NEWS
19/03/2012 07:06 GMT

Syria: Asma Al-Assad Joked 'I Am The Real Dictator,' According To Leaked Emails

Asma al-Assad, the British-born wife of the Syrian president, claimed to be "the real dictator" in the family, according to leaked emails.

More than 3,000 private messages, released by activists and the Guardian newspaper last week, have shown an astonishing disconnect between the ruling family and the violence taking place on Syrian streets.

In the latest emails to be uncovered, Asma al-Assad offers no sympathy for the 8,000 civilians who have died after bloody 12-month crackdown on anti-government protesters.

"As for listening – I am the REAL dictator, he has no choice," she wrote to a friend on 14 December, referring to perceptions of her husband, Bashar al-Assad.

In an email sent on 10 January she welcomed a speech by the president for its "no more messing around" attitude.

She also forwarded a joke email making fun of people from Homs, just before the government launched a four-week mortar assault on the city which left hundreds dead.

The email, titled 'Student who obtained 0% on an exam' was originally sent to her by her husband. The next day she forwarded it to her father, a London-based doctor, with the subject line 'A really bright Homsi student!'.

In return her father offered Assad and his wife advice on how to deal with the crackdown, and gave tips on how to suppress YouTube footage showing evidence of torture committed against children by the security forces.

In another message to her husband Asma al-Assad said: "So cute, I miss youuuuuuu" and attached a photo of him forwarded by one of his aides.

The Guardian also revealed messages in which she discussed purchasing shoes worth several thousand pounds with friends.

In another more sinister email sent from an iPad Asma forwarded her husband a link to a report on the violence in Homs by BBC reporter Paul Wood, exclaiming that he had been "smuggled" into the city.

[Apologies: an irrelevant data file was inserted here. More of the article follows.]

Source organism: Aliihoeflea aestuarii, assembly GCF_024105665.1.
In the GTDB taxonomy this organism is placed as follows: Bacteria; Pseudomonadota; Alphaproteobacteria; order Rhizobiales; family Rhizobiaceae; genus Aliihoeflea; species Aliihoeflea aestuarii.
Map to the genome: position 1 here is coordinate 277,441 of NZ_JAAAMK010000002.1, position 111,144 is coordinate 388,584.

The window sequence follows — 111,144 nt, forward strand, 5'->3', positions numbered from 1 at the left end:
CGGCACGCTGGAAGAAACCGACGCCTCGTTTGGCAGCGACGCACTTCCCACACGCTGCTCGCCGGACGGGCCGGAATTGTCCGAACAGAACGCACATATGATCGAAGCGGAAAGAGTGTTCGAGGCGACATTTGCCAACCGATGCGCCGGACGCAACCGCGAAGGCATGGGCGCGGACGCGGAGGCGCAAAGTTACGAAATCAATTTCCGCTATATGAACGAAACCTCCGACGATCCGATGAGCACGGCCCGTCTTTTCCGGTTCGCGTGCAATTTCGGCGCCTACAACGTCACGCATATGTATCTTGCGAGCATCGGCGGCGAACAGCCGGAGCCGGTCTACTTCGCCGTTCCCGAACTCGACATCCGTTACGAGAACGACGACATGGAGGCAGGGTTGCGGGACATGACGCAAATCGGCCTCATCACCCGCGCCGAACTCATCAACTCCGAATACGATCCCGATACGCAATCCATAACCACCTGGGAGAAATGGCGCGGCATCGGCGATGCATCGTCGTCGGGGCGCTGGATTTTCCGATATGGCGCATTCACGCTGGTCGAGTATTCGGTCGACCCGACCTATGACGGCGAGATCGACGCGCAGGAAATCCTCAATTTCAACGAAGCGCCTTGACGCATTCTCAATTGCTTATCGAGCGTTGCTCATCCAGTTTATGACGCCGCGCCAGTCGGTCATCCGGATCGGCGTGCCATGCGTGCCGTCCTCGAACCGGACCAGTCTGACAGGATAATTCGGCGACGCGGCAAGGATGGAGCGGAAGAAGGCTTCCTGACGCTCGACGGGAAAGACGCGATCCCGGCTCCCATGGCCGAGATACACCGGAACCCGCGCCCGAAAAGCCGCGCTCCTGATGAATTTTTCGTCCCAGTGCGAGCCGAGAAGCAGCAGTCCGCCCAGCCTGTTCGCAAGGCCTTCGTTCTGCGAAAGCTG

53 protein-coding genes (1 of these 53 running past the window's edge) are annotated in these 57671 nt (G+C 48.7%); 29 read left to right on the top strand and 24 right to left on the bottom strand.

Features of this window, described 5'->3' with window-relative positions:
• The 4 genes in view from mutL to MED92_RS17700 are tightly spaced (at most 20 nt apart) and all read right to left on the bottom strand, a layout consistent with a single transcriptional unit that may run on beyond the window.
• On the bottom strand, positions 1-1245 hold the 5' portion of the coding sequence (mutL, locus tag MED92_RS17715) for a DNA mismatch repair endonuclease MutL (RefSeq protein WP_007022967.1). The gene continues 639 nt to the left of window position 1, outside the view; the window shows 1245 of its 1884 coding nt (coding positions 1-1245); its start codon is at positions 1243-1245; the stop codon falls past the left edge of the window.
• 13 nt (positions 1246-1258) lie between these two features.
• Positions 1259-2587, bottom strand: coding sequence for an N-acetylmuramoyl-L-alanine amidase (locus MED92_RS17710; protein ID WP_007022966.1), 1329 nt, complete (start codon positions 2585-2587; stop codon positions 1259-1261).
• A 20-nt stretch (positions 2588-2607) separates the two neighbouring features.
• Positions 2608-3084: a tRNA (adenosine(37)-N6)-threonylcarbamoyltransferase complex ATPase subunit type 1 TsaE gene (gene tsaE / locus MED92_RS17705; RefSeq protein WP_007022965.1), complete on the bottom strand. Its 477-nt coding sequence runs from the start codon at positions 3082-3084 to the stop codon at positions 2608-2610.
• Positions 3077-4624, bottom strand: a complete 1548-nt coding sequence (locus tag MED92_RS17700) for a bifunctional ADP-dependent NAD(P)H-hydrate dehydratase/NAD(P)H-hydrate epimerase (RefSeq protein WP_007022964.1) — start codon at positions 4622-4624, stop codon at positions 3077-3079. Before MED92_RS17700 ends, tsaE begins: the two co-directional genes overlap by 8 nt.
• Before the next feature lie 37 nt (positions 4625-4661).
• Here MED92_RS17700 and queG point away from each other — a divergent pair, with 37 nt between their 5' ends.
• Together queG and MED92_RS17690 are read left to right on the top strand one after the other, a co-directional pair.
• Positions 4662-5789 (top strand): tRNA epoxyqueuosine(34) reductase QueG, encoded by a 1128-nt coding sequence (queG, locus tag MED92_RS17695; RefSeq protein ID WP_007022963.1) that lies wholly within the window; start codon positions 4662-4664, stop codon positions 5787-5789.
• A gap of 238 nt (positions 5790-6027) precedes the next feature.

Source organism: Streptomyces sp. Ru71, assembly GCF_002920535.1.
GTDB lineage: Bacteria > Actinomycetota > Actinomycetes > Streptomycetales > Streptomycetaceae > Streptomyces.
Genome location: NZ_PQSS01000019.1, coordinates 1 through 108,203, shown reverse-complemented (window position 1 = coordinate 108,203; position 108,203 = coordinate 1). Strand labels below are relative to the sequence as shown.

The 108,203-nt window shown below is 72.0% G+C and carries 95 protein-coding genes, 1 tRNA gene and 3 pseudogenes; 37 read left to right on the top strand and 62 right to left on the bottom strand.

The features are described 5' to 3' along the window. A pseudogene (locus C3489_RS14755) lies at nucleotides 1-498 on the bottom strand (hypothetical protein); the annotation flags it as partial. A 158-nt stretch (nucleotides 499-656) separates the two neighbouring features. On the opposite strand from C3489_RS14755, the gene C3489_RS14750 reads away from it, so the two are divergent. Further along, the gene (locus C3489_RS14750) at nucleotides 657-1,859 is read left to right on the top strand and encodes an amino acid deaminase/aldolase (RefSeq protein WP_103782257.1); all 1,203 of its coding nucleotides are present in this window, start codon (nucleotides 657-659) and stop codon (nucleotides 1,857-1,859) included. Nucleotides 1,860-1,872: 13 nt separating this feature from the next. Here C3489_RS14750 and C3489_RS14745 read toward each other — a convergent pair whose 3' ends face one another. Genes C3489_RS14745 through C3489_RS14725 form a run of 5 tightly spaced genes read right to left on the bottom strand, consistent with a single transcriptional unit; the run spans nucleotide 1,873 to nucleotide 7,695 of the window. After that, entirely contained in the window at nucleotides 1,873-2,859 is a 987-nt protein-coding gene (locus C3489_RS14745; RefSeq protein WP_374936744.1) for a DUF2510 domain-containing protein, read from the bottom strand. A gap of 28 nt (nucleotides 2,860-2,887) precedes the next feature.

Asma al-Assad is a former investment banker, who was born in London to Syrian parents and worked at Deutsche Bank before marrying her husband in 2000.

Although maintaining that the emails are a hoax, President Assad has been criticised in parts of the Arab world for the contents of some of the emails.

New damaging claims were made in the Sunday Times and the Daily Mail over the weekend, after it was reported that three young women were in 'affectionate' contact with the president.

The emails were sent by two of Bashar al-Assad's public relations aides as well as a designer, the Daily Mail said.

In one message Sheherazad Jaafari, who is a PR adviser in her early 20s, allegedly asked a security adviser to tell the president: "I love him so so so much and that I miss him".

Yet another email revealed on Sunday featured a photo of a woman in her underwear pressed up against a wall.

Others, widely publicised last week, revealed an exchange between the president and an unknown woman in which a discussion of political matters descend into an exchange of love songs and flirty messages.

Meanwhile there were reports of large-scale battles between government forces and opposition fighters across Syria on Monday.

The BBC said that machine guns and rocket attacks were heard in a district of Damascus where security buildings are based.

The Syrian Observatory for Human Rights said that the fighting was among "the most violent of its kind and closest to security centres in Damascus since the revolution began".

Syrian state media blamed the attacks on "terrorists", and said several army "martyrs" had been killed, echoing the language of the opposition.